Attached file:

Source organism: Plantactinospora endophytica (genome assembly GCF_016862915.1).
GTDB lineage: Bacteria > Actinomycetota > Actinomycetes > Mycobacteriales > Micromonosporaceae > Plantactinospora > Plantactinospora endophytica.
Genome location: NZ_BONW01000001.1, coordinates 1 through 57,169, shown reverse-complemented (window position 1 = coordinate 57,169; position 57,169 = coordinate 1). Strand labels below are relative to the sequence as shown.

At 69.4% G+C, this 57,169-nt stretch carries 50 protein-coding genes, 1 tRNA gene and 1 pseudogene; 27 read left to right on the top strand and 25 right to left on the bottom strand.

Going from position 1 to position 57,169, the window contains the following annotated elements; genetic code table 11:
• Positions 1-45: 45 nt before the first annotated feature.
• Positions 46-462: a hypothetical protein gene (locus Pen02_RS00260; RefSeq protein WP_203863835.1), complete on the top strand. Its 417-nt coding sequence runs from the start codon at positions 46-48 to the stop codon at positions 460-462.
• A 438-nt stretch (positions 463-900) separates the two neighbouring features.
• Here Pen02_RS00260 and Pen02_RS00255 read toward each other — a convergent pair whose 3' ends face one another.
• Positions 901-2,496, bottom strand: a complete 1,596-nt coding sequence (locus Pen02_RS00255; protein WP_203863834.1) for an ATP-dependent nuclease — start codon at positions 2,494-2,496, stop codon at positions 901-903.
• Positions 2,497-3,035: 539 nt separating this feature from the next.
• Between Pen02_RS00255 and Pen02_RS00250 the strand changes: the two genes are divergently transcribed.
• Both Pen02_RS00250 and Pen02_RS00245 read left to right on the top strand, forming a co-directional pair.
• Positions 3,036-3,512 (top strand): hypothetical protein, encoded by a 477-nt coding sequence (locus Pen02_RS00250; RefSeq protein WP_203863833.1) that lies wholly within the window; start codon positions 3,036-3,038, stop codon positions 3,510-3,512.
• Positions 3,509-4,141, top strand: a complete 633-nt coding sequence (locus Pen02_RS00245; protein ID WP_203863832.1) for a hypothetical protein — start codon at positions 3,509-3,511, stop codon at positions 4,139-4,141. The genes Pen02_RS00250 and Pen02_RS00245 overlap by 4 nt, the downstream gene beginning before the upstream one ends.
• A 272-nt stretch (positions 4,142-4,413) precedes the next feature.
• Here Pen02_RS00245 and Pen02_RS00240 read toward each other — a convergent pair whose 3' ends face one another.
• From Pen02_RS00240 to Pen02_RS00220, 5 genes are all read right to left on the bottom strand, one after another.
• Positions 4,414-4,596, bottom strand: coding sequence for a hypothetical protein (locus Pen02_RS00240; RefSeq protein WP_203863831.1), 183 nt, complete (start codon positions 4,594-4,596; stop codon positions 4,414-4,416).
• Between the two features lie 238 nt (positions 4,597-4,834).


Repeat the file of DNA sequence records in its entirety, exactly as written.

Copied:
Source organism: Plantactinospora endophytica (genome assembly GCF_016862915.1).
GTDB lineage: Bacteria > Actinomycetota > Actinomycetes > Mycobacteriales > Micromonosporaceae > Plantactinospora > Plantactinospora endophytica.
Genome location: NZ_BONW01000001.1, coordinates 1 through 57,169, shown reverse-complemented (window position 1 = coordinate 57,169; position 57,169 = coordinate 1). Strand labels below are relative to the sequence as shown.

At 69.4% G+C, this 57,169-nt stretch carries 50 protein-coding genes, 1 tRNA gene and 1 pseudogene; 27 read left to right on the top strand and 25 right to left on the bottom strand.

Going from position 1 to position 57,169, the window contains the following annotated elements; genetic code table 11:
• Positions 1-45: 45 nt before the first annotated feature.
• Positions 46-462: a hypothetical protein gene (locus Pen02_RS00260; RefSeq protein WP_203863835.1), complete on the top strand. Its 417-nt coding sequence runs from the start codon at positions 46-48 to the stop codon at positions 460-462.
• A 438-nt stretch (positions 463-900) separates the two neighbouring features.
• Here Pen02_RS00260 and Pen02_RS00255 read toward each other — a convergent pair whose 3' ends face one another.
• Positions 901-2,496, bottom strand: a complete 1,596-nt coding sequence (locus Pen02_RS00255; protein WP_203863834.1) for an ATP-dependent nuclease — start codon at positions 2,494-2,496, stop codon at positions 901-903.
• Positions 2,497-3,035: 539 nt separating this feature from the next.
• Between Pen02_RS00255 and Pen02_RS00250 the strand changes: the two genes are divergently transcribed.
• Both Pen02_RS00250 and Pen02_RS00245 read left to right on the top strand, forming a co-directional pair.
• Positions 3,036-3,512 (top strand): hypothetical protein, encoded by a 477-nt coding sequence (locus Pen02_RS00250; RefSeq protein WP_203863833.1) that lies wholly within the window; start codon positions 3,036-3,038, stop codon positions 3,510-3,512.
• Positions 3,509-4,141, top strand: a complete 633-nt coding sequence (locus Pen02_RS00245; protein ID WP_203863832.1) for a hypothetical protein — start codon at positions 3,509-3,511, stop codon at positions 4,139-4,141. The genes Pen02_RS00250 and Pen02_RS00245 overlap by 4 nt, the downstream gene beginning before the upstream one ends.
• A 272-nt stretch (positions 4,142-4,413) precedes the next feature.
• Here Pen02_RS00245 and Pen02_RS00240 read toward each other — a convergent pair whose 3' ends face one another.
• From Pen02_RS00240 to Pen02_RS00220, 5 genes are all read right to left on the bottom strand, one after another.
• Positions 4,414-4,596, bottom strand: coding sequence for a hypothetical protein (locus Pen02_RS00240; RefSeq protein WP_203863831.1), 183 nt, complete (start codon positions 4,594-4,596; stop codon positions 4,414-4,416).
• Between the two features lie 238 nt (positions 4,597-4,834).